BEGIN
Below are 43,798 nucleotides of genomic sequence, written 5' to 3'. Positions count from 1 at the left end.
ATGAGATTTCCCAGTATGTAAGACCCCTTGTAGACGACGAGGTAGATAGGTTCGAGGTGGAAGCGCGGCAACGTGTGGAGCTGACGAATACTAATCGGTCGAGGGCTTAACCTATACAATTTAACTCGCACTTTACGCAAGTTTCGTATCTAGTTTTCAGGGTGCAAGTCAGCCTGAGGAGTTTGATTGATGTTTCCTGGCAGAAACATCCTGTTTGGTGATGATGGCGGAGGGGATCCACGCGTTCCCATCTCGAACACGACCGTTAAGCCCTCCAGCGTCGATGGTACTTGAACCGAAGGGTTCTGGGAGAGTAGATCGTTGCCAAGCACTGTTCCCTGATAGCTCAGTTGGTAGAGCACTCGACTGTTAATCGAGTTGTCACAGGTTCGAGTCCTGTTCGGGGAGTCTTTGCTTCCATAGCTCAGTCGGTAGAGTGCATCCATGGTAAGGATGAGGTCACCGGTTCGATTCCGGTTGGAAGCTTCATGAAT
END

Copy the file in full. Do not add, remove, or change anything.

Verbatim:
Below are 43,798 nucleotides of genomic sequence, written 5' to 3'. Positions count from 1 at the left end.
ATGAGATTTCCCAGTATGTAAGACCCCTTGTAGACGACGAGGTAGATAGGTTCGAGGTGGAAGCGCGGCAACGTGTGGAGCTGACGAATACTAATCGGTCGAGGGCTTAACCTATACAATTTAACTCGCACTTTACGCAAGTTTCGTATCTAGTTTTCAGGGTGCAAGTCAGCCTGAGGAGTTTGATTGATGTTTCCTGGCAGAAACATCCTGTTTGGTGATGATGGCGGAGGGGATCCACGCGTTCCCATCTCGAACACGACCGTTAAGCCCTCCAGCGTCGATGGTACTTGAACCGAAGGGTTCTGGGAGAGTAGATCGTTGCCAAGCACTGTTCCCTGATAGCTCAGTTGGTAGAGCACTCGACTGTTAATCGAGTTGTCACAGGTTCGAGTCCTGTTCGGGGAGTCTTTGCTTCCATAGCTCAGTCGGTAGAGTGCATCCATGGTAAGGATGAGGTCACCGGTTCGATTCCGGTTGGAAGCTTCATGAAT